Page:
OHBIJOU with the ACORN and the PHONEMES at the Drake, September 1. Tickets: $6. Attendance: sold out. Rating: NNN Rating: NNNNN
In all the recent debate in print and in the blogiverse over the local musical community phenomenon known as Torontopia (see Exclaim, www.zoilus.com and www.chromewaves.net for background and nerdcore discussion), what's often overlooked by haters is that the chief characteristic defining Torontopia is a fundamental drive toward a collective euphoric experience.
Aesthetic and insular quibbles aside, the "Great!!!" part of the T.O. indie scene at its greatest is the sense that, as a music fan, you're participating in a massive, block-rocking party, and everyone's invited.
That celebratory spirit was unmistakable at Ohbijou's CD release show last Friday at the Drake. After you pushed through the crowd of overgroomed fashionistas queuing up for the Lounge and descended into a swarm of balloons ("100, no 99, since Leon [Taheny, who helped produce the band's disc] broke one," proudly announced Ohbijou bandleader Casey Mecija), you felt like you were entering a secret clubhouse of group hugs instead of handshakes.
The openers seemed genuinely touched to have been included. Phonemes' Magali Meagher marvelled at the balloons before beaming her way through her set. Vocally, it wasn't Meagher's strongest night. She has a punk rockish approach to phrasing the Phonemes' liltingly melodic tunes that adds engaging contrast when it works, but the constantly shifting dynamics require diligent attention on the part of the sound technician.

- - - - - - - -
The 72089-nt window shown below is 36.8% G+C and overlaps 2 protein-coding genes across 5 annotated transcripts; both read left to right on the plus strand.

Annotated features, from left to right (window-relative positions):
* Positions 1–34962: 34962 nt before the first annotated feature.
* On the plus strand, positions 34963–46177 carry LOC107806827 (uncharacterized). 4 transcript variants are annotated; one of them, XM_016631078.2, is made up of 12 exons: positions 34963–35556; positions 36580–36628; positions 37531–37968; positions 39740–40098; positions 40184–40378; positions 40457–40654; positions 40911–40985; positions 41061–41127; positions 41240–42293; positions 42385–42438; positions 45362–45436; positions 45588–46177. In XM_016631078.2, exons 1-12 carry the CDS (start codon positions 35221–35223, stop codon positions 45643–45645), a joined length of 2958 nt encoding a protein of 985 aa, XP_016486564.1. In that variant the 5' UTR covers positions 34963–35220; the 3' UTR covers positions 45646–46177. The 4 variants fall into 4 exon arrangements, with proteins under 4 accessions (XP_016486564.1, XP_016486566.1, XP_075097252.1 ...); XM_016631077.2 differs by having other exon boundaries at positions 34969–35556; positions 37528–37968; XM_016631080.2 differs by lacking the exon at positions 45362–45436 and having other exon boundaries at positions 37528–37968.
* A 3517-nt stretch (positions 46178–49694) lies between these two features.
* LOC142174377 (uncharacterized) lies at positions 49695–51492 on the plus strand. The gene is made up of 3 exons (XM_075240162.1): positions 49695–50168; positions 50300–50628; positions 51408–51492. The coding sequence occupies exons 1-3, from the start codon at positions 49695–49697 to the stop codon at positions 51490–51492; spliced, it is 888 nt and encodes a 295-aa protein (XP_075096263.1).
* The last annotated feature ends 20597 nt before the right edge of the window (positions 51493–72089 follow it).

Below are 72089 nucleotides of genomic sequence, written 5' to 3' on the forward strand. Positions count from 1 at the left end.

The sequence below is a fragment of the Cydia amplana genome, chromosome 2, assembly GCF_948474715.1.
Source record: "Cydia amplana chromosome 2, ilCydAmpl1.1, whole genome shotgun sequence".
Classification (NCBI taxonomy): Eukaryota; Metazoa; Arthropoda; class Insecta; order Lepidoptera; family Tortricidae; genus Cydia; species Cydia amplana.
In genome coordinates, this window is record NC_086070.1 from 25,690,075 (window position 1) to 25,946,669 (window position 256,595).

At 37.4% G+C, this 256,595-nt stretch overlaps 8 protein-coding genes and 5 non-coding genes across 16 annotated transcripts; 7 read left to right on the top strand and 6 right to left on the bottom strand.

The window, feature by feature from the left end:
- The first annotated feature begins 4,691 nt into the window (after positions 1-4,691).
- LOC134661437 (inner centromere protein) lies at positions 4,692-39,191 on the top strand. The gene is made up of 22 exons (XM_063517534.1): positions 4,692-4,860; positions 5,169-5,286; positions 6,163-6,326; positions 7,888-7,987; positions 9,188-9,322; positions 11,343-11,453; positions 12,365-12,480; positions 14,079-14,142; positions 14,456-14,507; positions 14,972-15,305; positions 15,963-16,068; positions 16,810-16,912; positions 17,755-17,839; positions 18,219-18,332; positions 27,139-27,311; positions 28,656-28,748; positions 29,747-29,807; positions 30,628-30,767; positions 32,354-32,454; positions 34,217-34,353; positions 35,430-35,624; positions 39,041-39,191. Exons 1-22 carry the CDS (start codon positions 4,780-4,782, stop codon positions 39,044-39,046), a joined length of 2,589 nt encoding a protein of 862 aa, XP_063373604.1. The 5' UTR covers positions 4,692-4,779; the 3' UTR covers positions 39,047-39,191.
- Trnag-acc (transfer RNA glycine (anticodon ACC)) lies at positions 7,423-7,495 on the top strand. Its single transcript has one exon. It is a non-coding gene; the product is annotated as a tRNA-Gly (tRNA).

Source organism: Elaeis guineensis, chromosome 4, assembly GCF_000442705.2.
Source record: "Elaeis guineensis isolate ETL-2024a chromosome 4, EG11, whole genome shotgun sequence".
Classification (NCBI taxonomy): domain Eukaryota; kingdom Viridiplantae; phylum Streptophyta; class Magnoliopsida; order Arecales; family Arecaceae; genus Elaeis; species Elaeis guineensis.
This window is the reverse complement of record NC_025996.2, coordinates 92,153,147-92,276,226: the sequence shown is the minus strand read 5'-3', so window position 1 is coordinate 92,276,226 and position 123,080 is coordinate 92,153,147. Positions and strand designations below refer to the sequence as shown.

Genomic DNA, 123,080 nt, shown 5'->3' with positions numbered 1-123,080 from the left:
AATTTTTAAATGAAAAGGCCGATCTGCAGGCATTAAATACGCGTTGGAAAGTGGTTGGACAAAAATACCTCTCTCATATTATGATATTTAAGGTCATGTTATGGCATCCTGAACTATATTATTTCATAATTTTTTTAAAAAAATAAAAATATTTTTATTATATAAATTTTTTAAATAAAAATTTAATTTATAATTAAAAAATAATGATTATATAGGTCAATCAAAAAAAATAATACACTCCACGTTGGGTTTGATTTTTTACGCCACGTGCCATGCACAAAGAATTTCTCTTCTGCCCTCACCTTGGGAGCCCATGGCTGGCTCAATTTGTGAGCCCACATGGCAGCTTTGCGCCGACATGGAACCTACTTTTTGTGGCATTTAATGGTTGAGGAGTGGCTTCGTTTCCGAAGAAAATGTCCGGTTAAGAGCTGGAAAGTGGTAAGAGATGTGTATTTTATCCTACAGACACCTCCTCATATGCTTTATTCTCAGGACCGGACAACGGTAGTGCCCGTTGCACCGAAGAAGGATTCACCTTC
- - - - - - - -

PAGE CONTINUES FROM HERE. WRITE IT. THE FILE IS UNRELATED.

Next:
Despite a strong backing band (Singing Saw Shadow Show's Shayna Stevenson provided eerie effects for the trio's loose arrangements), Meagher's singing grew grating every time she leaned on a line for emphasis.
Ottawa crew the Acorn fared better. Peppering their set with heartfelt thank-yous to Ohbijou (and a nice anecdote about discovering the band at last year's Track & Field fest), low-key frontman Rolf Klausner led the Acorn through a captivating set of warm alt-countryish tunes bolstered by drummer Jeffrey Malecki. Klausner's a fine songwriter with a sweet, unassuming voice, but Malecki's virtuosic math rock rhythms elevate their folksy tunes to a new level of complexity.
By the time Ohbijou took the stage around midnight, security guards had wrestled the entry stamp away from an overzealous door person for fear of overcrowding. The turnout blew even Mecija away: without a surfeit of buzz, it's pretty rad to see music fans lining up all night for an intimate show by such an unassuming band.
Sadly, the wobbly sound also worked against Ohbijou, a multi-layered orch-pop ensemble whose songs depend on swooping dynamics and the ebb and flow of cellos, horns and flutes. Depending on where you were standing, they sounded either good or mired in a soup of too-dense bass.
But when you gave yourself over to the ex-Brantford band's genuine exhilaration, overlooked technical quibbles and let yourself fall into Mecija's unapologetically pretty ballads and dreamy harmonies, it was hard not to be filled with pure joy - which is what the best shows are supposed to do.